MCC embroiled in controversy regarding overhaul of Lord's Cricket Ground

MCC has been alleged of ‘high handedness’ over a planned overhaul of theLord’s Stadium © Getty Images

London: Oct 21, 2013

The Marylebone Cricket Club (MCC), which owns the Lord’s Cricket Ground, has become embroiled in allegations of “high-handedness” over a planned overhaul of the London-based stadium.

A group of disaffected MCC members were unable to force the club to hold an independent inquiry into the collapsed “Vision for Lord’s” at a special general meeting in London on Sunday.

The committee, bolstered by a postal vote earlier in the week, were supported by 6,191 votes against 1,556, ‘The Times’ newspaper reported.

The “Vision”, a 400-million pound overhaul of Lord’s, was terminated in 2011 by MCC Chairman Oliver Stocken and treasurer Justin Dowley, supported by a majority of the committee in favour of a scaled-down plan set to commence next year.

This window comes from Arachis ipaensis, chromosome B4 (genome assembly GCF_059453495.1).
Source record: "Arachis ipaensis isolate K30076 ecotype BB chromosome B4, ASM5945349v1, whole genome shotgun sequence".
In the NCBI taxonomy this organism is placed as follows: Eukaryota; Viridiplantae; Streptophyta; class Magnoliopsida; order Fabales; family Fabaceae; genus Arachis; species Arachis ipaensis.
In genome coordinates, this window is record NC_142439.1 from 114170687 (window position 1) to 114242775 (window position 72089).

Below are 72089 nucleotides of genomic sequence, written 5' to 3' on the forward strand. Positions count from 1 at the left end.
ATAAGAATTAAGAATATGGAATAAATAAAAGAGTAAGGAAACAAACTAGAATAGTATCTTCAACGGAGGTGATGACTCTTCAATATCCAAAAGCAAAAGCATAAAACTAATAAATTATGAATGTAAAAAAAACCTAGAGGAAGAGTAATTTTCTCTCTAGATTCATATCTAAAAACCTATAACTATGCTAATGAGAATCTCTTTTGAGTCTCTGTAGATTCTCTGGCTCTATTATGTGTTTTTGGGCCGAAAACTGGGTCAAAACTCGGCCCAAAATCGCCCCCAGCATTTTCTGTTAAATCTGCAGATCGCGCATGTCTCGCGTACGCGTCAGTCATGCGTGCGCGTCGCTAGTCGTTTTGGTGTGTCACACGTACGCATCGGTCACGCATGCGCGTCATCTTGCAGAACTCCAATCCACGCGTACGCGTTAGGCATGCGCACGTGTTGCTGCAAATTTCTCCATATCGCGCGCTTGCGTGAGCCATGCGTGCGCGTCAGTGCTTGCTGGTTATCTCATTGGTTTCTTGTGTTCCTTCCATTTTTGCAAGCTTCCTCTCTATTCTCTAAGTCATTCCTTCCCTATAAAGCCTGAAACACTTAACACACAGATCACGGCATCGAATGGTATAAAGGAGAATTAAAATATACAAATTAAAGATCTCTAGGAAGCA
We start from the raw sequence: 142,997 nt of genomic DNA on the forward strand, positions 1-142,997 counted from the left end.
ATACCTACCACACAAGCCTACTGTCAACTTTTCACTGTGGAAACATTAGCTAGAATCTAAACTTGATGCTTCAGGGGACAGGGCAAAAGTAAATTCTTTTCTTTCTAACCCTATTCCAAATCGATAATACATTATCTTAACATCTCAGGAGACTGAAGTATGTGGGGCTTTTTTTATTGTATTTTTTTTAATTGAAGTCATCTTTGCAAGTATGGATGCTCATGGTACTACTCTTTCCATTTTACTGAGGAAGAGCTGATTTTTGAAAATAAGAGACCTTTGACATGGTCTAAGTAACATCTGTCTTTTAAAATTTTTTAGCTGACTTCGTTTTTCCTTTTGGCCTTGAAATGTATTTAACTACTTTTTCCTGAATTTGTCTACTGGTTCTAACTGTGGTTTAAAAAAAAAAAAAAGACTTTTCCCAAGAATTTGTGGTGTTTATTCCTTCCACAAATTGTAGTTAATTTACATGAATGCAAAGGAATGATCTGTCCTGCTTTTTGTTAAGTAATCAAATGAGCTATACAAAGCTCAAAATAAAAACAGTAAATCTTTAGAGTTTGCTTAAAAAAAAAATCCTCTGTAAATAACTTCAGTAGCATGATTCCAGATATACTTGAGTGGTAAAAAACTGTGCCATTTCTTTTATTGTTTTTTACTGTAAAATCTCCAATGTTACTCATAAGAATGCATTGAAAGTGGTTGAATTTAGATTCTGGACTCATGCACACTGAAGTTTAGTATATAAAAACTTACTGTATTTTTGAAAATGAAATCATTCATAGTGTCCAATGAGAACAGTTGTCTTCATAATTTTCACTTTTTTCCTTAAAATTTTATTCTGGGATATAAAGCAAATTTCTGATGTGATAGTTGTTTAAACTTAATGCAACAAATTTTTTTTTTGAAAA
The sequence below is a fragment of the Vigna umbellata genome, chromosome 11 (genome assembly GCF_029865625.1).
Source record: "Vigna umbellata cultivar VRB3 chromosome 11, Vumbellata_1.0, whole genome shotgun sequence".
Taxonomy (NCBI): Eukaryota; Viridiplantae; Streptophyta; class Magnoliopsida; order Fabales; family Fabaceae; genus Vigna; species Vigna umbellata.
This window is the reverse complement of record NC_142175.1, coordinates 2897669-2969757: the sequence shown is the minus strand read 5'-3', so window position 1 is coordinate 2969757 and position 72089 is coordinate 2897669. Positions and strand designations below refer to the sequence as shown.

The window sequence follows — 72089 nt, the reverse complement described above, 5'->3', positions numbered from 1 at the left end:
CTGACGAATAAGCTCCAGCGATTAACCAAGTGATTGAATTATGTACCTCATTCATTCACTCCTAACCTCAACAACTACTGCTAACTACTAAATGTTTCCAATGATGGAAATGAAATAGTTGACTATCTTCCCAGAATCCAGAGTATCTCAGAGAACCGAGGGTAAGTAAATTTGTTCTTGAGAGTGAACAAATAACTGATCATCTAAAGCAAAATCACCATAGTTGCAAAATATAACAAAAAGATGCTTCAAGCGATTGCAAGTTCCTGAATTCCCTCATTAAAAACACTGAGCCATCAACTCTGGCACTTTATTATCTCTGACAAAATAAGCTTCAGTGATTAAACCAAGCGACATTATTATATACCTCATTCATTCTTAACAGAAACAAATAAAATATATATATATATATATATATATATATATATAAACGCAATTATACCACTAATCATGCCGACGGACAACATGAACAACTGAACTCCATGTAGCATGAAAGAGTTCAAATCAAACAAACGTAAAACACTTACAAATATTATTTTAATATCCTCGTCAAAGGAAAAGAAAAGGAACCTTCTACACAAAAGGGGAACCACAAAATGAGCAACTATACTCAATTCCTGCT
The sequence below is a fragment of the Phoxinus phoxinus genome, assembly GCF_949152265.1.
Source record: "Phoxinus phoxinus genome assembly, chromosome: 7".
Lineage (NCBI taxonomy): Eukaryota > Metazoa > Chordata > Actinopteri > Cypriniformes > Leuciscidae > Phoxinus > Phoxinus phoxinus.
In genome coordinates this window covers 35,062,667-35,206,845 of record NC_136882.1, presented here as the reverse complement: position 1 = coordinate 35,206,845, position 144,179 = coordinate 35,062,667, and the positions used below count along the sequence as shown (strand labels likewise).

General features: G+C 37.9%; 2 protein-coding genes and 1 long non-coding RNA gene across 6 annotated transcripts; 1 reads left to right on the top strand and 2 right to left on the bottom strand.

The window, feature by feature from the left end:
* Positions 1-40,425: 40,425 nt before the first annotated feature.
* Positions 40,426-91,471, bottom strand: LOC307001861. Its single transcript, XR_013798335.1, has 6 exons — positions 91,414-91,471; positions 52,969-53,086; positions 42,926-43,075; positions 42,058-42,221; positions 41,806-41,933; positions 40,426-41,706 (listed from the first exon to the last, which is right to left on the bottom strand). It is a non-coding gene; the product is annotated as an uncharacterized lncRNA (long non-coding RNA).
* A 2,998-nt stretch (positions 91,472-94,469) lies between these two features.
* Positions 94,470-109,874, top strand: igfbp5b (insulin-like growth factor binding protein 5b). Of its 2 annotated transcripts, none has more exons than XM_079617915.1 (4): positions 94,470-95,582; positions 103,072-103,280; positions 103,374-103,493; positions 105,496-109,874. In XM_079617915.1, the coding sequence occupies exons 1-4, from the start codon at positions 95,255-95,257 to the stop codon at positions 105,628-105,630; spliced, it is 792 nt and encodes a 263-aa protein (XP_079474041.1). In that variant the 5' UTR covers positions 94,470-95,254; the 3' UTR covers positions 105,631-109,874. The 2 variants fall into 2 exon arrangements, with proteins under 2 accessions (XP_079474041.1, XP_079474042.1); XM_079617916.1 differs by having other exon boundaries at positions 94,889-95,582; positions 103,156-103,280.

But members calling themselves the MCC Reform Group were unhappy over the manner in which this decision was reached and the governance of the club.

The club will commence on a piecemeal development of five stands over a 15-year period with its own funds. The disaffected members believe that it would not be able to afford to do so without a cash injection of 100 million pound from Almacantar, its former business partner, in return for building four or five blocks of flats overlooking the Nursery Ground.

MCC claims that such a development would mean that television crews and other personnel would not be able to work at Lord’s during international matches.

Derek Brewer, MCC’s secretary, said that the club had been asked by the England and Wales Cricket Board (ECB) to resolve the disputes over development if it was going to continue to stage two Tests as well as one-day internationals at Lord’s each year.

“The next round of bidding for major matches from 2017-2019 will take place early next year. Edgbaston, Old Trafford and the Rose Bowl have all improved their facilities and ours have fallen behind. Ours are not world-class,” he said.